The Bundesbank has already received imitation as the highest form of praise. It is commonplace in current discussions of the future European Central Bank to hear that not only has the ECB been modeled on the Bundesbank institutionally, but that the monetary targeting strategy which the Bundesbank has pursued is a viable model for the ECB's strategy. Current European Monetary Institute President Wim Duisenberg has said that he has “....a certain preference for monetary targeting. The success of the Bundesbank shows that this strategy underpins the competence of the central bank, thus offering an optimum safeguard for its independence.” (Duisenberg [1997], p. 4) Several new central banks in the transition economies of eastern Europe and the former Soviet Union have explicitly modeled themselves upon the Bundesbank. The most-cited aspects to be emulated in all these contexts have been formal independence of the central bank from political control, a legal statement committing the central bank to price stability as the ultimate goal of policy, and the adoption of monetary targets. Some observers, seeing these developments, have expressed fear that the new central banks will be like their less positive view of the Bundesbank - too independent, able and inclined to single-mindedly pursue low inflation without accountability or regard for other economic objectives.

I would argue that the wrong lessons have been taken by both sides. In line with other recent work, I demonstrate that, according to a strict formal definition of targeting, the Bundesbank cannot be called a monetary targeter. This does not mean, however, that German inflation remained low either through blind luck or factors beyond the control of the Bundesbank. The historical record shows a different use for announced monetary targets. The Bundesbank consciously used these targets as a framework for signaling its intent and explaining its policies to its constituent public. In consequence, these targets actually granted the German central bank greater flexibility in responding to the problems of monetary control and economic shocks than would be available to an idealized monetary targeter or a central bank primarily concerned with credibility problems. The use of monetary targets in Germany has conferred greater transparency on the Bundesbank's monetary policy stances, enhancing flexibility without obvious cost to its independence.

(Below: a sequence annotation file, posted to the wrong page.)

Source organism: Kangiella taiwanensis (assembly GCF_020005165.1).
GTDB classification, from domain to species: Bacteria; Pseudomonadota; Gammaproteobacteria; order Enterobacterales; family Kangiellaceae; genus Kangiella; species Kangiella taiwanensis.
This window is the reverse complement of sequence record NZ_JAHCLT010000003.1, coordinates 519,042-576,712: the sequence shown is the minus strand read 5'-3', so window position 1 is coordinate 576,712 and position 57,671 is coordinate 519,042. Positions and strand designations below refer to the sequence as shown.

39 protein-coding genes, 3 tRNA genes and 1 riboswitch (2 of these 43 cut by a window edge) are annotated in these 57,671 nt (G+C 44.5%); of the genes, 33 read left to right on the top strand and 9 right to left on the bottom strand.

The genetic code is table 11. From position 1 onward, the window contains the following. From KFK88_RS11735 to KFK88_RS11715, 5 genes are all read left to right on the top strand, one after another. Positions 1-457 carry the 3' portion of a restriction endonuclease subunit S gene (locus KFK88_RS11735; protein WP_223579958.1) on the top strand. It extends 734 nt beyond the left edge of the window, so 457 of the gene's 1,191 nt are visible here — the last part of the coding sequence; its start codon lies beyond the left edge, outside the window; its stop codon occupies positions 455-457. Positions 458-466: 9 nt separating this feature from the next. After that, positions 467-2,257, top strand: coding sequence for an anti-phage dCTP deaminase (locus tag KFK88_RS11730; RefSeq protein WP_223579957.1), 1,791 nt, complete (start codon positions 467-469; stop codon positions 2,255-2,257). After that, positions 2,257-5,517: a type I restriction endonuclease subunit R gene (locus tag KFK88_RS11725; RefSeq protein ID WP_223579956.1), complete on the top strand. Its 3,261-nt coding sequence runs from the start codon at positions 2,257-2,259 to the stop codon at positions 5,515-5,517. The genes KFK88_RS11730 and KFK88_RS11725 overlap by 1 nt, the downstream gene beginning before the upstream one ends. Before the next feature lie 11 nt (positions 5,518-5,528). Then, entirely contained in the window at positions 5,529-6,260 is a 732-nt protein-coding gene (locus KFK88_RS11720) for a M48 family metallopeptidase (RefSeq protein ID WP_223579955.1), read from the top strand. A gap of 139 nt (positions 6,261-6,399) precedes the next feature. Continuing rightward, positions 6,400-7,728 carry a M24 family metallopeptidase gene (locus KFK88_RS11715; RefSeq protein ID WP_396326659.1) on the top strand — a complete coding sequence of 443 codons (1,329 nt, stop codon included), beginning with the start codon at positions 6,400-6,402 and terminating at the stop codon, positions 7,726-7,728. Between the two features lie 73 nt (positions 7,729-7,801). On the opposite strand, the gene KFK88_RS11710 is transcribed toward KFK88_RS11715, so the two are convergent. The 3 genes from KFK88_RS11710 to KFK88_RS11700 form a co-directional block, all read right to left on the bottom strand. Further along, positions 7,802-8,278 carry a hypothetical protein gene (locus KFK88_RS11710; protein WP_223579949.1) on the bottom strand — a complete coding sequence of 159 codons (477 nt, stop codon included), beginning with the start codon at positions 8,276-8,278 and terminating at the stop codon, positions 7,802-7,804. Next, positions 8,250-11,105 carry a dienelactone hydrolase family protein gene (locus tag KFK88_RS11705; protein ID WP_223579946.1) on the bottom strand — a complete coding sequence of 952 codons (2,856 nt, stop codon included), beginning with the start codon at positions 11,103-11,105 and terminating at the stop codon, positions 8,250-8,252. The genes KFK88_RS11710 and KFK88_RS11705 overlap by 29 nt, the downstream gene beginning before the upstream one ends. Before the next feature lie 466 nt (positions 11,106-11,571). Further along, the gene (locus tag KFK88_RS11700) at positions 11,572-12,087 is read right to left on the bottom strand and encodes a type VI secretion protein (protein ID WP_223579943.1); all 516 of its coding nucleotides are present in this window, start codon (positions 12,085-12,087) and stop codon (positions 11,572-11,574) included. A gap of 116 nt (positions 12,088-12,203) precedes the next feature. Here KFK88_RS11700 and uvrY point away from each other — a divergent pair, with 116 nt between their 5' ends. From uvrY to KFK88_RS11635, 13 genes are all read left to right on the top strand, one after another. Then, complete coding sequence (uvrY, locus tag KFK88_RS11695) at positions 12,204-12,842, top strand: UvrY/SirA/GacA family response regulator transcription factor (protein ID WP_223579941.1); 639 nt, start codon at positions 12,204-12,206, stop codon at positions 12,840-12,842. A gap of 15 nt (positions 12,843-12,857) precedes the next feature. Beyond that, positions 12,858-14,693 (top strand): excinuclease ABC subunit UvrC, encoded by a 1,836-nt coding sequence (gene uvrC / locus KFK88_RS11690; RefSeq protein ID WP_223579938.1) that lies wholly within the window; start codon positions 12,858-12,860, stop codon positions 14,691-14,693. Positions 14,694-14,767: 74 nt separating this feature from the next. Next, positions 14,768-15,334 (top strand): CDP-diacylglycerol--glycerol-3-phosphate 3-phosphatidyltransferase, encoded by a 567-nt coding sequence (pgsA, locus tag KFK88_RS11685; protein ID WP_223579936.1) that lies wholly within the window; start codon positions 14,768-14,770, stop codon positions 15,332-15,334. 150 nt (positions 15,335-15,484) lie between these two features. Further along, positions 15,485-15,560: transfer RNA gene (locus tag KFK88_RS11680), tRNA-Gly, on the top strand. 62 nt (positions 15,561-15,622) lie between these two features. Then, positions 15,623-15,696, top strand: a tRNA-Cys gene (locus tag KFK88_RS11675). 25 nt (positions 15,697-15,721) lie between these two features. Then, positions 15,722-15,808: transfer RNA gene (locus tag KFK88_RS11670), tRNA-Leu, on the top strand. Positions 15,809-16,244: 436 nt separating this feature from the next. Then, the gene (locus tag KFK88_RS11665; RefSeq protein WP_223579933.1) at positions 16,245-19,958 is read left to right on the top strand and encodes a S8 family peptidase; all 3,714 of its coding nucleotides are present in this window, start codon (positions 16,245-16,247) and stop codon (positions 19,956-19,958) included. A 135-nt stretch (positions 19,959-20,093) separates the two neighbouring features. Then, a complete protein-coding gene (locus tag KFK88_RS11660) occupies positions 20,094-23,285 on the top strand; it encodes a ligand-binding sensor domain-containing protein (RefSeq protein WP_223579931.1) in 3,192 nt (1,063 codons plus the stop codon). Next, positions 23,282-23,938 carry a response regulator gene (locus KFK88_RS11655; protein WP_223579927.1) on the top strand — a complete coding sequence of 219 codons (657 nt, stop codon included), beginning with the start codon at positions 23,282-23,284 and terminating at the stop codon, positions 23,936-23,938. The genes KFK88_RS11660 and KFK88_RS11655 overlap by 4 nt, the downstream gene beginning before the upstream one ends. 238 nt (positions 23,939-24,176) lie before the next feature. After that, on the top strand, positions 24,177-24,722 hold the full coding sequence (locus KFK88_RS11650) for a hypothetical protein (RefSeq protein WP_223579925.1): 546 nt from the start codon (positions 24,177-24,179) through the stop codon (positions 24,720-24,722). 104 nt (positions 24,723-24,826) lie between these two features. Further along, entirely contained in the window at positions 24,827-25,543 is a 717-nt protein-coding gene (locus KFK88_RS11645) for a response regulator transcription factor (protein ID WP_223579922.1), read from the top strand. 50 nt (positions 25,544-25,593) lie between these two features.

Transparency has always been a sensitive issue for central banks, and it is one issue where the Bundesbank is not usually thought of as a leader. The image usually associated with the Bundesbank (along with the Swiss National Bank and the U.S. Federal Reserve) is as the exemplar of independence from political control, and transparency is frequently seen as being traded-off against that independence. Yet, I will argue that this is a misleading characterization both of the Bundesbank's monetary framework and of the choices confronting all central banks. The Bundesbank has been transparent in the most meaningful way - it has publicly announced its goal for policy over the medium term, defined that goal against a measurable standard, and provided the information about its policies and economic outcomes necessary for evaluating its performance in meeting that goal. The Bundesbank's experience indicates that structured transparency aids rather than hinders the independence of central banks over the long-run.